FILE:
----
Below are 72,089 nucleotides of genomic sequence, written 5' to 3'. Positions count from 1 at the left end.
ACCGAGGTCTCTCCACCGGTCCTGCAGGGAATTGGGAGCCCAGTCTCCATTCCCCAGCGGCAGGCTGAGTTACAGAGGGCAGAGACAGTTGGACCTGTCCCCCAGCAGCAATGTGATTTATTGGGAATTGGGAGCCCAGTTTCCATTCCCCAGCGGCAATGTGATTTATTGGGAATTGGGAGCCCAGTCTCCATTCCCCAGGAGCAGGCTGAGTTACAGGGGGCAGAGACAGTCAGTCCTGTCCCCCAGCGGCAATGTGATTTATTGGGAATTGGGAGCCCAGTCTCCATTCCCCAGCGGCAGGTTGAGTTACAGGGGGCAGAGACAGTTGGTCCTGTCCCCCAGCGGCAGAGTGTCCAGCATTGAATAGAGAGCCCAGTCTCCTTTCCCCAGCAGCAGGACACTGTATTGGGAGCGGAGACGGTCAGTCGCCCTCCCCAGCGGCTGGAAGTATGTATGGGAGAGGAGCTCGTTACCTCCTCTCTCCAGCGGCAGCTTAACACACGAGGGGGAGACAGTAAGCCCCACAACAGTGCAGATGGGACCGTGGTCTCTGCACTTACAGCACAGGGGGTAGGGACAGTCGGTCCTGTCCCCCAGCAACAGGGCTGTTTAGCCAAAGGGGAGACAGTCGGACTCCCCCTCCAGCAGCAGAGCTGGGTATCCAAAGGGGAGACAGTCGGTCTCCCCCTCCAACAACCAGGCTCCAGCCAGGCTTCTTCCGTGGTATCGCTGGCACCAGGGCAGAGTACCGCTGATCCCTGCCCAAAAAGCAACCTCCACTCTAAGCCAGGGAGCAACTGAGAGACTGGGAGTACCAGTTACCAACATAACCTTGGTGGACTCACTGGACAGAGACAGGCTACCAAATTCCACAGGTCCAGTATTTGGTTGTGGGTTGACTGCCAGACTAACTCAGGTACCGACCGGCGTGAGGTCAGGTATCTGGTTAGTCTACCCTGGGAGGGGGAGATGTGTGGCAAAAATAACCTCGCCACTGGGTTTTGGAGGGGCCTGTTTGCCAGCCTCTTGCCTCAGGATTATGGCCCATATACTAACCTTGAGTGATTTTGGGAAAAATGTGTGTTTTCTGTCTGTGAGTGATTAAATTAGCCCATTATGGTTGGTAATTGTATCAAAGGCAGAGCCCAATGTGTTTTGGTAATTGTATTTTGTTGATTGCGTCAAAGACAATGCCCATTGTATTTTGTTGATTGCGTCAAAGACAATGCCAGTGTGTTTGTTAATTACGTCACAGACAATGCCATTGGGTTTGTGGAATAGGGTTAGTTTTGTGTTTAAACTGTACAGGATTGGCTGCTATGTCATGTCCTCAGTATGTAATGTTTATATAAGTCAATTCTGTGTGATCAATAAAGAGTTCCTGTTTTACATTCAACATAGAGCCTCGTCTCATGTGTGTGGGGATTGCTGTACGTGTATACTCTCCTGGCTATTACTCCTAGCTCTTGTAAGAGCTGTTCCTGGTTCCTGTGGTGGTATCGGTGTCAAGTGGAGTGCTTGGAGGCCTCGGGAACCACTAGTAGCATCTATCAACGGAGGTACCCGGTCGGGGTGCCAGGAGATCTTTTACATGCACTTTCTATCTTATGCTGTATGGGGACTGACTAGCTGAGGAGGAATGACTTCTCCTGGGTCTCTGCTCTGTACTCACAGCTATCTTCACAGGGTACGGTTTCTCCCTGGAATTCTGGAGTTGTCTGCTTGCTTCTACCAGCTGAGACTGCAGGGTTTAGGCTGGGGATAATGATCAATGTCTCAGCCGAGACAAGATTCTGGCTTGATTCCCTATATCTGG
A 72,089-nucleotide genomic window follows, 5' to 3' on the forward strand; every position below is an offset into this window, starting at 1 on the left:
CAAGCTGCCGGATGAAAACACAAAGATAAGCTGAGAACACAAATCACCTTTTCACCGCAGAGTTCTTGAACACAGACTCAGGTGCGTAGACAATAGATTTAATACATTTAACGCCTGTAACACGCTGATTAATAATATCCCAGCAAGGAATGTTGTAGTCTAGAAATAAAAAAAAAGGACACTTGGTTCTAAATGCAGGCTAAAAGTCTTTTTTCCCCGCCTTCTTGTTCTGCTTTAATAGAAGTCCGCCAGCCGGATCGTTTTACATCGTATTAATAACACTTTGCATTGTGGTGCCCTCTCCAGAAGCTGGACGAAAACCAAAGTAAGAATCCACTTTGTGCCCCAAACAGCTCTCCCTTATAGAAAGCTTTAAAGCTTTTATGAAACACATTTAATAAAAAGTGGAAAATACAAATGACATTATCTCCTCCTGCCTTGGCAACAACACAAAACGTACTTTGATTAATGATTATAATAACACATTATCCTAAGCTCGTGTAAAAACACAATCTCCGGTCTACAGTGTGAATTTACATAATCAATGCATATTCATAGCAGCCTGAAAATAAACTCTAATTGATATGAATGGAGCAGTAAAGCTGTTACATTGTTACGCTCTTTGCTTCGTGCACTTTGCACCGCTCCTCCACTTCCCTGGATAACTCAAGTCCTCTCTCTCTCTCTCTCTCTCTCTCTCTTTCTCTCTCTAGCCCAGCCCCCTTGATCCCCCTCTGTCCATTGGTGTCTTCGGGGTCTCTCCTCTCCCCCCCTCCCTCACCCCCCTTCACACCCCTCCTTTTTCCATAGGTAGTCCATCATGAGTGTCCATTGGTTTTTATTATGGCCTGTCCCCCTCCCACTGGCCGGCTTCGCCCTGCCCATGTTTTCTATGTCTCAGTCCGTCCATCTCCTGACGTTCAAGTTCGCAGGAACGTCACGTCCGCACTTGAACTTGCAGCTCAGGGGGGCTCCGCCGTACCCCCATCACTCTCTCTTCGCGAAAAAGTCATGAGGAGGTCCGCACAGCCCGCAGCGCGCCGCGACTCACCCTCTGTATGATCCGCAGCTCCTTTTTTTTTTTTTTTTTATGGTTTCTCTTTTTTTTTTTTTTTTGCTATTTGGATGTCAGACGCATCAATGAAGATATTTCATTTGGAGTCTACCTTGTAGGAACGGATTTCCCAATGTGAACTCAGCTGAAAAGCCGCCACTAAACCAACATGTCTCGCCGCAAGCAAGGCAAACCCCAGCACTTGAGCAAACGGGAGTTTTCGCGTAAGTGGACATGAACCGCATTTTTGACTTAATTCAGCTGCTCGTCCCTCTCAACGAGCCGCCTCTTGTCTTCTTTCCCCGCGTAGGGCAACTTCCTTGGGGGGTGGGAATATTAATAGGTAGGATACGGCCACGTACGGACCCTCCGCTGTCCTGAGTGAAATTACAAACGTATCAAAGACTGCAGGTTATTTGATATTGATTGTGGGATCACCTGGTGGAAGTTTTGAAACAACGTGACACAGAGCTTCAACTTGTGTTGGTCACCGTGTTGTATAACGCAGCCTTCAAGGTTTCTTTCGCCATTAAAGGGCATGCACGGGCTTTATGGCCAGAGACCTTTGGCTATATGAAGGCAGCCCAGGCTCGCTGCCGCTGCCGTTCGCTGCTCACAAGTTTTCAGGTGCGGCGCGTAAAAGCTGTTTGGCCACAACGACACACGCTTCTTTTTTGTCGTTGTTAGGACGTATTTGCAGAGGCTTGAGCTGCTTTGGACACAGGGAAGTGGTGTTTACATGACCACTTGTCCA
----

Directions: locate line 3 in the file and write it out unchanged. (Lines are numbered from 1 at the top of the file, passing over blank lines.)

A 72,089-nucleotide genomic window follows, 5' to 3' on the forward strand; every position below is an offset into this window, starting at 1 on the left: